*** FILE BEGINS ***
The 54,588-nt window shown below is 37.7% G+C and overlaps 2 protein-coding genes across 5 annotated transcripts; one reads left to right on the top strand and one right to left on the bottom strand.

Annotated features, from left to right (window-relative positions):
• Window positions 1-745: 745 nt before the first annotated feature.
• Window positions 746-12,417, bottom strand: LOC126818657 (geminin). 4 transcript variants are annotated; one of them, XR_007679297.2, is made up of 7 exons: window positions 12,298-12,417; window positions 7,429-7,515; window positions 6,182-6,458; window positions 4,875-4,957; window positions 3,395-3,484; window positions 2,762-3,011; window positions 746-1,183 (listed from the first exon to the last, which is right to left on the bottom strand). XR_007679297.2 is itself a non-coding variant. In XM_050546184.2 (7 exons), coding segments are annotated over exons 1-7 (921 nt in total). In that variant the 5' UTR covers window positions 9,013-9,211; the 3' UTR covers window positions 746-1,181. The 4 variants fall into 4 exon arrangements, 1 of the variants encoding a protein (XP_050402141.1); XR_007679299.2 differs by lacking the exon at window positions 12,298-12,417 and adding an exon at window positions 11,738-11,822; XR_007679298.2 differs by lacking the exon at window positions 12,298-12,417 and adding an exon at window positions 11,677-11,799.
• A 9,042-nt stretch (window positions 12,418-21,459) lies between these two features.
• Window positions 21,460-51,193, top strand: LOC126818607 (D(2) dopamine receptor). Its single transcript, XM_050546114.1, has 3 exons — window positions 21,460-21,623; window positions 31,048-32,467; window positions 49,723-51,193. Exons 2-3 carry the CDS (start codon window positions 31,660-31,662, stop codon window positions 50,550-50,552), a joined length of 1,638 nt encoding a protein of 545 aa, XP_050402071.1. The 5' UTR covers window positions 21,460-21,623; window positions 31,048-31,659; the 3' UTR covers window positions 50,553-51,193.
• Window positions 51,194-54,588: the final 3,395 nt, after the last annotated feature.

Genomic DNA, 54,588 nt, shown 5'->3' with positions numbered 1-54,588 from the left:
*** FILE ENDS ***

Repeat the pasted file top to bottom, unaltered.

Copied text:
The 54,588-nt window shown below is 37.7% G+C and overlaps 2 protein-coding genes across 5 annotated transcripts; one reads left to right on the top strand and one right to left on the bottom strand.

Annotated features, from left to right (window-relative positions):
• Window positions 1-745: 745 nt before the first annotated feature.
• Window positions 746-12,417, bottom strand: LOC126818657 (geminin). 4 transcript variants are annotated; one of them, XR_007679297.2, is made up of 7 exons: window positions 12,298-12,417; window positions 7,429-7,515; window positions 6,182-6,458; window positions 4,875-4,957; window positions 3,395-3,484; window positions 2,762-3,011; window positions 746-1,183 (listed from the first exon to the last, which is right to left on the bottom strand). XR_007679297.2 is itself a non-coding variant. In XM_050546184.2 (7 exons), coding segments are annotated over exons 1-7 (921 nt in total). In that variant the 5' UTR covers window positions 9,013-9,211; the 3' UTR covers window positions 746-1,181. The 4 variants fall into 4 exon arrangements, 1 of the variants encoding a protein (XP_050402141.1); XR_007679299.2 differs by lacking the exon at window positions 12,298-12,417 and adding an exon at window positions 11,738-11,822; XR_007679298.2 differs by lacking the exon at window positions 12,298-12,417 and adding an exon at window positions 11,677-11,799.
• A 9,042-nt stretch (window positions 12,418-21,459) lies between these two features.
• Window positions 21,460-51,193, top strand: LOC126818607 (D(2) dopamine receptor). Its single transcript, XM_050546114.1, has 3 exons — window positions 21,460-21,623; window positions 31,048-32,467; window positions 49,723-51,193. Exons 2-3 carry the CDS (start codon window positions 31,660-31,662, stop codon window positions 50,550-50,552), a joined length of 1,638 nt encoding a protein of 545 aa, XP_050402071.1. The 5' UTR covers window positions 21,460-21,623; window positions 31,048-31,659; the 3' UTR covers window positions 50,553-51,193.
• Window positions 51,194-54,588: the final 3,395 nt, after the last annotated feature.

Genomic DNA, 54,588 nt, shown 5'->3' with positions numbered 1-54,588 from the left: